“Stand Your Ground” and sovereignty

Before the advent of Stand Your Ground laws, to claim self-defense you had to demonstrate that you genuinely had no other option. Violence was supposed to be a last resort, and even if the other guy clearly started it, you had no legal defense if you gratuitously escalated the conflict when you could have walked away. This approach makes sense as a way of balancing out the state’s claim to a monopoloy on legitimate violence and the individual citizen’s inalienable rights — in the last resort, everyone is entitled to do what’s necessary to preserve their own life, but it genuinely has to be the last resort.

With Stand Your Ground, a new regime has arisen in which the presumption of de-escalation no longer holds. Instead, the law functions to actively encourage the escalation of violent confrontations and defends the actions taken in that context regardless of “who started it” or whether another option was possible. Under the old regime, I think it’s pretty clear that George Zimmerman would have been found guilty of murder, because he initiated the confrontation and stuck with it when he could have easily run away. Stand Your Ground removes those standards — it’s as though the state is saying, “No, don’t walk away, we want to see how this plays out.” And that seems difficult to square with traditional state sovereignty.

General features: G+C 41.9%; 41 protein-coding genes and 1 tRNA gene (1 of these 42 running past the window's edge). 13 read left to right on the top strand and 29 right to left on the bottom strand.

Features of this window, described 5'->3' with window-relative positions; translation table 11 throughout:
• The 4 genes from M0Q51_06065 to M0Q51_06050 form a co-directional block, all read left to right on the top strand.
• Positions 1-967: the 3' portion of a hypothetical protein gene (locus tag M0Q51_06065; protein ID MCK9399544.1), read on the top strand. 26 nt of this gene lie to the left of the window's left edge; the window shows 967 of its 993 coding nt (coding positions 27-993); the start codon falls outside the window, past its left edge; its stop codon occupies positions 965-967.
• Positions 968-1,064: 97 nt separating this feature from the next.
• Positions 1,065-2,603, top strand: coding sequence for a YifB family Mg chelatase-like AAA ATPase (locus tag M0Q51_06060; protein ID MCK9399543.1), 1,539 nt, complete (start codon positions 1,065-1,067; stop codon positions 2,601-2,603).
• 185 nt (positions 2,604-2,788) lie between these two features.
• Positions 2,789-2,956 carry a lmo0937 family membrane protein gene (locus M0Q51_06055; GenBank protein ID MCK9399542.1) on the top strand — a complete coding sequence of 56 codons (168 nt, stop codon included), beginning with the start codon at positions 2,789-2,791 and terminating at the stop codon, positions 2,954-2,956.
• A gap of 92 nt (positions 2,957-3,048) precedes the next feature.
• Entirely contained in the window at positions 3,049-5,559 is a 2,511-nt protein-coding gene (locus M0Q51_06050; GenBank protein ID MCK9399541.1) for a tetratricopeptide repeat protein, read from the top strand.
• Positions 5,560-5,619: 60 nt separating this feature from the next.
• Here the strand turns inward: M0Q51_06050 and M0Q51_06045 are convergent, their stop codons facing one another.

What is going on here? Read the rest of this entry »

So what was the point?

My post on the ontology of academia seems to have been widely misunderstood. Indeed, this was so much the case that it pushed me to the brink of despair about blogging as a pursuit — a dynamic that people’s insistence on reading my descriptive account of the U.S. as a party state as a list of recommendations for reform only exacerbated. While there are external reasons (mainly faculty meetings) that the latter, written over two weeks ago, was my last substantive post for the blog, the sense that anything I wrote was going to be met with incomprehension did not encourage me to make time.

That being said, any misunderstanding is obviously at least partly the author’s own fault, and so I will try to get at what I was doing in the post. My goal was to try to isolate what it is that academics do that no one else does. What is their “product”? It can’t be learning, because everyone is learning all the time and in many ways. In the last analysis, what they produce is grades, which are then agglomerated into degrees. Their activity is fundamentally one of certification. Yes, it’s meant to be certification of knowledge, but we all know that the certification does not always correspond closely with knowledge.

I wanted to suggest that the certification aspect is ineradicable — no employer, no publisher, no one can know in detail all that another person knows and can do. Read the rest of this entry »

A brief review of a brief book: Taubes, To Carl Schmitt

Only a Christian would make a deal with the devil. That’s what’s so disturbing about the gesture of selling your soul — it only makes sense if you know what’s at stake, yet it’s precisely because you know what’s at stake that it doesn’t make sense. It seems to me that this is a possible lens through which to view Jacob Taubes’s complex relationship with Carl Schmitt, as expressed in the brief collection To Carl Schmitt: Letters and Reflections, which the introducer of the volume, Mike Grimshaw, has already announced and discussed here on AUFS.